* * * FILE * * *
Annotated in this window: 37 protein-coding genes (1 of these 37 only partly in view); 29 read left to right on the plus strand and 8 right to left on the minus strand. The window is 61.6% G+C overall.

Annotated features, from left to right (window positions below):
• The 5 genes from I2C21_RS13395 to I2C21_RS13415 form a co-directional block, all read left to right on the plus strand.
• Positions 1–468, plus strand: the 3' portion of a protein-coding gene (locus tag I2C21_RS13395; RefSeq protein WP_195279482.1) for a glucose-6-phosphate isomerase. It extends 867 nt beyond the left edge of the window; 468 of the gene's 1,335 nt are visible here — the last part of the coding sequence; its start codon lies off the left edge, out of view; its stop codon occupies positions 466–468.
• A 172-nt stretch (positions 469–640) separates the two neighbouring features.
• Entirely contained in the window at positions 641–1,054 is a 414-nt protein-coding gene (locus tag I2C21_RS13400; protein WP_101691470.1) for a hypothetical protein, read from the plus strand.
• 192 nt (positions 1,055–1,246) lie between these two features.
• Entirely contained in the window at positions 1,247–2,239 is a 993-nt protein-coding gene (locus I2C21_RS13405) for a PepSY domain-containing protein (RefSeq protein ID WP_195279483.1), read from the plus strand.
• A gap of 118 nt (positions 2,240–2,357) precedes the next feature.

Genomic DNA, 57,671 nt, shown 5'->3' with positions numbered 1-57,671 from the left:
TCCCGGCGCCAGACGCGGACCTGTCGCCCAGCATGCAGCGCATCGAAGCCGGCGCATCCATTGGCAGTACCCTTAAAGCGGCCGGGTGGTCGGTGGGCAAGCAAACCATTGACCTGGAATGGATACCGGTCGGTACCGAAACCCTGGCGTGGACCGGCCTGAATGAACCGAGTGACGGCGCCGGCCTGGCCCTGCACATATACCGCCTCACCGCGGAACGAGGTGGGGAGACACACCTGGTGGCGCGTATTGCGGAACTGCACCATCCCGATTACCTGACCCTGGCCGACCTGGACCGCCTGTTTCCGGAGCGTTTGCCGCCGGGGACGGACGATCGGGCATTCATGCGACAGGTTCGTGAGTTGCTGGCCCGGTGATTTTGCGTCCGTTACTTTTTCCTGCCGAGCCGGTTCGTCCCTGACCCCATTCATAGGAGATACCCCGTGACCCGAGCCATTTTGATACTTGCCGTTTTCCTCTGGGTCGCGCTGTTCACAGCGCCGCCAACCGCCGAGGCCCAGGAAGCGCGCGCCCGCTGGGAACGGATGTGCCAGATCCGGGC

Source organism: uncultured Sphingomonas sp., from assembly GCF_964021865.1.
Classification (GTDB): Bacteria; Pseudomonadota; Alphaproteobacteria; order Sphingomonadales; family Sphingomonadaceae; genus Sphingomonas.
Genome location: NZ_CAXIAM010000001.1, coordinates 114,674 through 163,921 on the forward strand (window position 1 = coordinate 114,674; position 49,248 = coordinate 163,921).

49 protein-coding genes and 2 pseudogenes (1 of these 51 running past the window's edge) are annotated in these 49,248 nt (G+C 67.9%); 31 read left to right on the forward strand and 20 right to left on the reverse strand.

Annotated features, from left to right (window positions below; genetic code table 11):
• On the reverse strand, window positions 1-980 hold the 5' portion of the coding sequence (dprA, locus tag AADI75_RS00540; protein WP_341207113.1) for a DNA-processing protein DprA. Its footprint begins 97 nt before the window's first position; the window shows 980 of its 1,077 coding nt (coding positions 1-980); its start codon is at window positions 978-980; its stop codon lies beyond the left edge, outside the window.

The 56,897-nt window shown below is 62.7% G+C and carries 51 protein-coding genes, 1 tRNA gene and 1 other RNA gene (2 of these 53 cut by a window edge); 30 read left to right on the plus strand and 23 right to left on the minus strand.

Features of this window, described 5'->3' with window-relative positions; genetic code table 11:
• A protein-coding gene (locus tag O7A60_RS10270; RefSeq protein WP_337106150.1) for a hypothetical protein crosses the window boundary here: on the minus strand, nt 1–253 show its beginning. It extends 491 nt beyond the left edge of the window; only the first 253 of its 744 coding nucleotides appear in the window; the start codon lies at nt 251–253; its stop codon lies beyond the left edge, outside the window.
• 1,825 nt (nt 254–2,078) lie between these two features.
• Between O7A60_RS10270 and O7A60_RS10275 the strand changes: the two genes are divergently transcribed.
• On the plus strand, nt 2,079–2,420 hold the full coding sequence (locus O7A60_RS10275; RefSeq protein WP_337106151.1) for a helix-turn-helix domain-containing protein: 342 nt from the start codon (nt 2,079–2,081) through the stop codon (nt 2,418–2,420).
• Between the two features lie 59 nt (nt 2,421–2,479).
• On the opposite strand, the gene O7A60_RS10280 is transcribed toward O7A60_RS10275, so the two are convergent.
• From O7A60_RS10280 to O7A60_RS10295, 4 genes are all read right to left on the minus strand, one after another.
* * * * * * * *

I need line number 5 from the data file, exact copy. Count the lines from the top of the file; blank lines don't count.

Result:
• A 172-nt stretch (positions 469–640) separates the two neighbouring features.